There are however some activities that we would refrain from attending entirely. This category would include Independence Day parades, or any sort of nationalistic/political rally– things so overtly a celebration of nationalism that there is little conceivable reason why a Jesus person would want to attend.

The key of course, is finding a way to hold to a position with conviction, but not legalistically. For example, we approach Halloween in the same regard: yes, the kids can go trick-or-treating, but no, they cannot dress up like a witch or goblin. It’s all about finding balance while using caution in how we participate/interact with certain traditions in the culture around us.

 Most importantly, when a Christian is faced with the issue of celebrating Independence Day, it is good to remember the damage nationalism caused/causes to the Kingdom of God and the Church that Christ established. (Just think about all the times Christians have gone to war with one another over nationalism!) Jesus invites us to go “all in” when it comes to giving our lives to this alternate Kingdom, and there’s simply no room for split loyalty and double allegiance. You can play for one team or the other, but you can’t play for both teams at the same time.

Remember: the Kingdom of God is made up of people from every nation, every race, and every language. It’s hard to have unity in his Kingdom when a handful of his followers are standing in the corner, waving a flag foreign to the Kingdom and shouting, “we’re number one!”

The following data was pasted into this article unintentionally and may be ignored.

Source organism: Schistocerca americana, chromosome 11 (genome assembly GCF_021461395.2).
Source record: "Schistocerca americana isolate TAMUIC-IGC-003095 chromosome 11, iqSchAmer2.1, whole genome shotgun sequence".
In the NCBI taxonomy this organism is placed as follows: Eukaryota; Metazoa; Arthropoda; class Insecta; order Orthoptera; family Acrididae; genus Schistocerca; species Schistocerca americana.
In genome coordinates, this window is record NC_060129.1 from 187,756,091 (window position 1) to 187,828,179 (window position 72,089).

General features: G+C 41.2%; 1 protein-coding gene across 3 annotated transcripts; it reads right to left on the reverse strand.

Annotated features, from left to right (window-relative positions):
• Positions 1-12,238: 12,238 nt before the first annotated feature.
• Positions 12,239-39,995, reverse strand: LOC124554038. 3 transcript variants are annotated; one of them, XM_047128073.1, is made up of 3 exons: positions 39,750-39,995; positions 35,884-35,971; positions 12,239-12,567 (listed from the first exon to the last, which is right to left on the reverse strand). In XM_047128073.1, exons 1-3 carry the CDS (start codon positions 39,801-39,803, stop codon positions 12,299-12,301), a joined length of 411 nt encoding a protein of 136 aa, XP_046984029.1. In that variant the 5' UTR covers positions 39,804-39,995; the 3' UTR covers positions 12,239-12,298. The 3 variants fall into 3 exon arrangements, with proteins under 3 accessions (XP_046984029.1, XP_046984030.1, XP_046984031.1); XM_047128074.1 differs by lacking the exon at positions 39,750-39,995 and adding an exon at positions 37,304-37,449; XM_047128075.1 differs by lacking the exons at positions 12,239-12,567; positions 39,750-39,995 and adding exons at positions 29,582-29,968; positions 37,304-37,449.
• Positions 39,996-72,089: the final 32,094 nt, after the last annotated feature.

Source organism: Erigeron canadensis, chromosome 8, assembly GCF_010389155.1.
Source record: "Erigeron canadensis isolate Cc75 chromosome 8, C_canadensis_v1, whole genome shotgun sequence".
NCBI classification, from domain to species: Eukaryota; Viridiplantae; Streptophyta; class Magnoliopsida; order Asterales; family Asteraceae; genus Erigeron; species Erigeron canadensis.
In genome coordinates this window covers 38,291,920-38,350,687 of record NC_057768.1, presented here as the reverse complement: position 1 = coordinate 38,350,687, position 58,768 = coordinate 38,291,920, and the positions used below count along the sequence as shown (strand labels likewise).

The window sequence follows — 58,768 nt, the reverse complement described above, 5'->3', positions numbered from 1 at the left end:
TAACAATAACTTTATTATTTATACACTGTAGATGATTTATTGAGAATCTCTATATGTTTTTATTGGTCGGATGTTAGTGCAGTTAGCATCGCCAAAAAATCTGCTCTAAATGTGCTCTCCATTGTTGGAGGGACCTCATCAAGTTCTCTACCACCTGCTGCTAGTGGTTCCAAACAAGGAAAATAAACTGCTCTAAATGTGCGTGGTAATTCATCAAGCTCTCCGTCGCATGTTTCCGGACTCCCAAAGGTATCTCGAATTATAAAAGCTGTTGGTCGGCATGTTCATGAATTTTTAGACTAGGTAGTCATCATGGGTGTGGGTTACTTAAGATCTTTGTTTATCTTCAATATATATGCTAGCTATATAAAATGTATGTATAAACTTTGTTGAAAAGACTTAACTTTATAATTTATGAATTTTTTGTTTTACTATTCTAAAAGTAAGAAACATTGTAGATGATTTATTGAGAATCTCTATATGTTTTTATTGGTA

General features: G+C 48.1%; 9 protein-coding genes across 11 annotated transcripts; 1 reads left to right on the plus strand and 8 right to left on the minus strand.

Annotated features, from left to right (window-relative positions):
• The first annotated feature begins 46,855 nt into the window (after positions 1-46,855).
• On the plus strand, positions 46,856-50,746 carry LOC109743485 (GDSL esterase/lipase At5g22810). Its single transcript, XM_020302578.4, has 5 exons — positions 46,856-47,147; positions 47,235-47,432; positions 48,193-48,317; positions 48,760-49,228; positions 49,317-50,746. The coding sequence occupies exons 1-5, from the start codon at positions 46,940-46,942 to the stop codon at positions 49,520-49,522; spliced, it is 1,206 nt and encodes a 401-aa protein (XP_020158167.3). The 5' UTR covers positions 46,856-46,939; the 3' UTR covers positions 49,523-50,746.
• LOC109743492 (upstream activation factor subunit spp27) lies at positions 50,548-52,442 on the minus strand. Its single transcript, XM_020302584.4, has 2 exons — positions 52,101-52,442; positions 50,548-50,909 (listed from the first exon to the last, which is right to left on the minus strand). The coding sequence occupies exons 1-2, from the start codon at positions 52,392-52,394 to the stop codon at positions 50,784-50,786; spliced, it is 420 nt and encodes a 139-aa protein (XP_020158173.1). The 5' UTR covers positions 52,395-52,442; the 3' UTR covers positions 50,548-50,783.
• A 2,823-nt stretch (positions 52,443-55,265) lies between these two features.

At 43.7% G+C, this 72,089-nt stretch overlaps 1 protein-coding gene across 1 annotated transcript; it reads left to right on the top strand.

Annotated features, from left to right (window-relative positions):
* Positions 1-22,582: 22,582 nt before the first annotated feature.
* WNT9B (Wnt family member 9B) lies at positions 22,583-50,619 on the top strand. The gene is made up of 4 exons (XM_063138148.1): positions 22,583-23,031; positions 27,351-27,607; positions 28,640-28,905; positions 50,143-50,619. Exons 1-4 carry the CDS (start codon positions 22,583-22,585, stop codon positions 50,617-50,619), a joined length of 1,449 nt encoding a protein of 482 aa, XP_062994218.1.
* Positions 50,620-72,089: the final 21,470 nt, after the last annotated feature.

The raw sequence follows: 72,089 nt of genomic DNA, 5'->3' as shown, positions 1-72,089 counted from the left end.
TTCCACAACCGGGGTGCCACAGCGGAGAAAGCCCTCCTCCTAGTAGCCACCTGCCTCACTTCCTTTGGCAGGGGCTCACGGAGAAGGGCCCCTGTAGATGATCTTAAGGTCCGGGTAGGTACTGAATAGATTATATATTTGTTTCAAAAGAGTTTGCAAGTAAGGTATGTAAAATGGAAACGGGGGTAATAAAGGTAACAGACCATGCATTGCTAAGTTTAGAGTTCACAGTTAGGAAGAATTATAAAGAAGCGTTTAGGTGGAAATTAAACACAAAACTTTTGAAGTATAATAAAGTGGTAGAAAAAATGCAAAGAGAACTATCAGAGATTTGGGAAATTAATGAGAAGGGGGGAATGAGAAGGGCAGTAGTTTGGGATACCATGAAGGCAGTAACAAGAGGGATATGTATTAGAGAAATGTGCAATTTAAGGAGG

So, let us fire up the grill and enjoy the 4th of July– but let us do so without synchronizing ourselves with any identity other than that of a Kingdom citizen who has been temporarily exiled in a foreign land.

Benjamin L. Corey

Benjamin L. Corey

BLC is an author, speaker, scholar, and global traveler, who holds graduate degrees in Theology & Intercultural Studies from Gordon-Conwell, and earned his doctorate in Intercultural Studies from Fuller.

He is the author of Unafraid: Moving Beyond Fear-Based Faith, and Undiluted: Rediscovering the Radical Message of Jesus.

It's not the end of the world, but it's pretty #@&% close. Trump's America & Franklin Graham's Christianity must be resisted.

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4 Responses

  1. Yes, we should be happy and thankful for the US of A. In this century, which European, Asian, African, South American nation would have been better off, all things considered, if we had minded our own business in the last two centuries? For openers, Europe would be speaking German.

  2. Well said, Benjamin. I love it when you focus your heart and mind on what it means to be, in Christ, what Jesus called us to be. When one of my adult kids asked if I was celebrating Independence Day I responded sarcastically by saying “oh yeah, I’m going to celebrate Christians killing Christians to get what they wanted.” Your response is more intelligently reflecting and informative. I did especially appreciate your saying “(Just think about all the times Christians have gone to war with one another over nationalism!).
    All the best to all in Christ.